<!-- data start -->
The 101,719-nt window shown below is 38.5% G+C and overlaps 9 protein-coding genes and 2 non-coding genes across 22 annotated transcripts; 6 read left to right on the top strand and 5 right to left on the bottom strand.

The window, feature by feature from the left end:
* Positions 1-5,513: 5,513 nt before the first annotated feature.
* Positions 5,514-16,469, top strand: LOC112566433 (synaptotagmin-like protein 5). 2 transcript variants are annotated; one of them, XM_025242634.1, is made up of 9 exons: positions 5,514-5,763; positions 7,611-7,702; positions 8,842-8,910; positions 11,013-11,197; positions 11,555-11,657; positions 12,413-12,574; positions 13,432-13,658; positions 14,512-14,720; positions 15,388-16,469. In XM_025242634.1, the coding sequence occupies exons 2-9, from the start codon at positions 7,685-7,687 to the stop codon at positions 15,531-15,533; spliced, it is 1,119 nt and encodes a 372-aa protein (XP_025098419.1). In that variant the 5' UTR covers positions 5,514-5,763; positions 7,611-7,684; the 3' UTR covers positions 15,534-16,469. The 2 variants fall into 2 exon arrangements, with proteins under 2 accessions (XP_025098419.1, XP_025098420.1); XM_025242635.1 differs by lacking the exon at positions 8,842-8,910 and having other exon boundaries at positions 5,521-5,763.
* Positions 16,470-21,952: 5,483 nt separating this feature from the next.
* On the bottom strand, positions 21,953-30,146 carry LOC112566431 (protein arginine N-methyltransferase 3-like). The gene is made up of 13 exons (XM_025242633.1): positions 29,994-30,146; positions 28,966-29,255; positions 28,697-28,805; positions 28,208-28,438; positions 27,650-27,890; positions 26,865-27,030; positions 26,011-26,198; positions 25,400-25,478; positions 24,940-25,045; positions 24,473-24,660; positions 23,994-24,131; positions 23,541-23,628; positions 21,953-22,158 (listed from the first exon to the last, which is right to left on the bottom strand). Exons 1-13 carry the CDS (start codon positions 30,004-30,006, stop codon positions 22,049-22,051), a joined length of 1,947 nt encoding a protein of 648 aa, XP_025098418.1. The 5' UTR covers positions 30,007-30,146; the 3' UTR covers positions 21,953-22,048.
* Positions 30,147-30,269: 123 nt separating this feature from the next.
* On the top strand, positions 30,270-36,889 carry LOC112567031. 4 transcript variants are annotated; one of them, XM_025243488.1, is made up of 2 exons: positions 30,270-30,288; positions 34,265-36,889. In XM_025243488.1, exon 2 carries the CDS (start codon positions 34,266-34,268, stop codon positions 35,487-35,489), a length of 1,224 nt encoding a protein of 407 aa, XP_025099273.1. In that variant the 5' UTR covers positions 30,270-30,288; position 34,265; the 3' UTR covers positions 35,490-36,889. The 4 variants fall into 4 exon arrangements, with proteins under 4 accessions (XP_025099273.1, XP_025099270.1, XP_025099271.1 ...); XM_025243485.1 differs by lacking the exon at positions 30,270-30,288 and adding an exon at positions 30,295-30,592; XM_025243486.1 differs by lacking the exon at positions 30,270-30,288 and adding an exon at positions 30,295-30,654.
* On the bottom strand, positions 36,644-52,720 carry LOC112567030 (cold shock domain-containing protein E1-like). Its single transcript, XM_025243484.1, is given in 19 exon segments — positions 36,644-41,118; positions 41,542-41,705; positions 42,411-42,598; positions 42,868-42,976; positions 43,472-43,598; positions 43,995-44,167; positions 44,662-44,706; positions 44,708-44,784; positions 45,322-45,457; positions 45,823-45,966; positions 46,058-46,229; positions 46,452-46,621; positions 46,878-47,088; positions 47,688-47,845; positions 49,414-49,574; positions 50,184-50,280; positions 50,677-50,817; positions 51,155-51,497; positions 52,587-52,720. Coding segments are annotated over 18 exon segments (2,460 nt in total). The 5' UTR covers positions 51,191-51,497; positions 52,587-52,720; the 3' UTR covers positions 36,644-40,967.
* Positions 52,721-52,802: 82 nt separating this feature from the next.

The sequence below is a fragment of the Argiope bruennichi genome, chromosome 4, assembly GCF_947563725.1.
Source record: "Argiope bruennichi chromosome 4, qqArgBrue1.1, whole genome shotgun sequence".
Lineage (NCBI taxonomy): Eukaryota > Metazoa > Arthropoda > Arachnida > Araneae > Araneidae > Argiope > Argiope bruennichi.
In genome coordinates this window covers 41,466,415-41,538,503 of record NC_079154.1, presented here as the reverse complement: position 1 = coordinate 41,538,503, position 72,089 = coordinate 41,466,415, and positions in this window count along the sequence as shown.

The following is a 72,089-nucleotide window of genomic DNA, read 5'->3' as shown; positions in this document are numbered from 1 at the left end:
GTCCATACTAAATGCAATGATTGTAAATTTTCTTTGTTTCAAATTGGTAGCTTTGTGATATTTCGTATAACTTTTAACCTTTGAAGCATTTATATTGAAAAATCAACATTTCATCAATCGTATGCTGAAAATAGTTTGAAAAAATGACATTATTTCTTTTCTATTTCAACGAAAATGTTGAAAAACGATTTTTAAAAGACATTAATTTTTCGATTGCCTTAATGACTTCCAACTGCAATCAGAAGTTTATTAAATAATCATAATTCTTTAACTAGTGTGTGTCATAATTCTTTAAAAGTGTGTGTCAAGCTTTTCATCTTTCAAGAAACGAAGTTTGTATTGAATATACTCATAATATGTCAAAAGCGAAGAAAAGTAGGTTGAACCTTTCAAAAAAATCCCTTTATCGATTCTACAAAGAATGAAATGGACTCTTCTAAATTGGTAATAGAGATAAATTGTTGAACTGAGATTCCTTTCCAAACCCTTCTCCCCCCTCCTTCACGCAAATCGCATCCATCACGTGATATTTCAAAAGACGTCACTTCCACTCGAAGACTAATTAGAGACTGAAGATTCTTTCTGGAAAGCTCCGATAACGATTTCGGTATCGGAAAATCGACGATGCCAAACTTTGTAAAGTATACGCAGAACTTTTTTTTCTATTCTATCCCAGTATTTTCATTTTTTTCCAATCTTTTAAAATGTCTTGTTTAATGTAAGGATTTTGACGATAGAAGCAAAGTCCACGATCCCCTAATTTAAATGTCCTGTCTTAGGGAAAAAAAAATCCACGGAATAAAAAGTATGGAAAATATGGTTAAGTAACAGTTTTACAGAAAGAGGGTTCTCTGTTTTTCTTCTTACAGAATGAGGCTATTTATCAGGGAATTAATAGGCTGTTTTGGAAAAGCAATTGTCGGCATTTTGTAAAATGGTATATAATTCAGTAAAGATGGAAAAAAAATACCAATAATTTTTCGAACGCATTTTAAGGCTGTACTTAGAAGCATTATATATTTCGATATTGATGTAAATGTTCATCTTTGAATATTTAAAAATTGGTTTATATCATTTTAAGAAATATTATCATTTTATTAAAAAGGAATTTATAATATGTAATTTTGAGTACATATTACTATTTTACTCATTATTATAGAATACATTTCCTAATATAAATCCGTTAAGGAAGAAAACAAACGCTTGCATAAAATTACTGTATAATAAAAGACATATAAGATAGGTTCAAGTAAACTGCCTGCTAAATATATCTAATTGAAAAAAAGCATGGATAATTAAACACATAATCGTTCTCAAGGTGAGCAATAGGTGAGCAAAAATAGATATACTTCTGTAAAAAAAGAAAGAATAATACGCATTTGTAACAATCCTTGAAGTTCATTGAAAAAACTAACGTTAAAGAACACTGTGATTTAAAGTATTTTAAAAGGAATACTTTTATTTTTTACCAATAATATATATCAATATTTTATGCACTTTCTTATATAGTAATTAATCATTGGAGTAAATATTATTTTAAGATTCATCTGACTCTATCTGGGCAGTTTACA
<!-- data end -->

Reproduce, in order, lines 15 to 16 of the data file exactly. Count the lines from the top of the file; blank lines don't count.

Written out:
The following is a 72,089-nucleotide window of genomic DNA, read 5'->3' as shown; positions in this document are numbered from 1 at the left end:
GTCCATACTAAATGCAATGATTGTAAATTTTCTTTGTTTCAAATTGGTAGCTTTGTGATATTTCGTATAACTTTTAACCTTTGAAGCATTTATATTGAAAAATCAACATTTCATCAATCGTATGCTGAAAATAGTTTGAAAAAATGACATTATTTCTTTTCTATTTCAACGAAAATGTTGAAAAACGATTTTTAAAAGACATTAATTTTTCGATTGCCTTAATGACTTCCAACTGCAATCAGAAGTTTATTAAATAATCATAATTCTTTAACTAGTGTGTGTCATAATTCTTTAAAAGTGTGTGTCAAGCTTTTCATCTTTCAAGAAACGAAGTTTGTATTGAATATACTCATAATATGTCAAAAGCGAAGAAAAGTAGGTTGAACCTTTCAAAAAAATCCCTTTATCGATTCTACAAAGAATGAAATGGACTCTTCTAAATTGGTAATAGAGATAAATTGTTGAACTGAGATTCCTTTCCAAACCCTTCTCCCCCCTCCTTCACGCAAATCGCATCCATCACGTGATATTTCAAAAGACGTCACTTCCACTCGAAGACTAATTAGAGACTGAAGATTCTTTCTGGAAAGCTCCGATAACGATTTCGGTATCGGAAAATCGACGATGCCAAACTTTGTAAAGTATACGCAGAACTTTTTTTTCTATTCTATCCCAGTATTTTCATTTTTTTCCAATCTTTTAAAATGTCTTGTTTAATGTAAGGATTTTGACGATAGAAGCAAAGTCCACGATCCCCTAATTTAAATGTCCTGTCTTAGGGAAAAAAAAATCCACGGAATAAAAAGTATGGAAAATATGGTTAAGTAACAGTTTTACAGAAAGAGGGTTCTCTGTTTTTCTTCTTACAGAATGAGGCTATTTATCAGGGAATTAATAGGCTGTTTTGGAAAAGCAATTGTCGGCATTTTGTAAAATGGTATATAATTCAGTAAAGATGGAAAAAAAATACCAATAATTTTTCGAACGCATTTTAAGGCTGTACTTAGAAGCATTATATATTTCGATATTGATGTAAATGTTCATCTTTGAATATTTAAAAATTGGTTTATATCATTTTAAGAAATATTATCATTTTATTAAAAAGGAATTTATAATATGTAATTTTGAGTACATATTACTATTTTACTCATTATTATAGAATACATTTCCTAATATAAATCCGTTAAGGAAGAAAACAAACGCTTGCATAAAATTACTGTATAATAAAAGACATATAAGATAGGTTCAAGTAAACTGCCTGCTAAATATATCTAATTGAAAAAAAGCATGGATAATTAAACACATAATCGTTCTCAAGGTGAGCAATAGGTGAGCAAAAATAGATATACTTCTGTAAAAAAAGAAAGAATAATACGCATTTGTAACAATCCTTGAAGTTCATTGAAAAAACTAACGTTAAAGAACACTGTGATTTAAAGTATTTTAAAAGGAATACTTTTATTTTTTACCAATAATATATATCAATATTTTATGCACTTTCTTATATAGTAATTAATCATTGGAGTAAATATTATTTTAAGATTCATCTGACTCTATCTGGGCAGTTTACA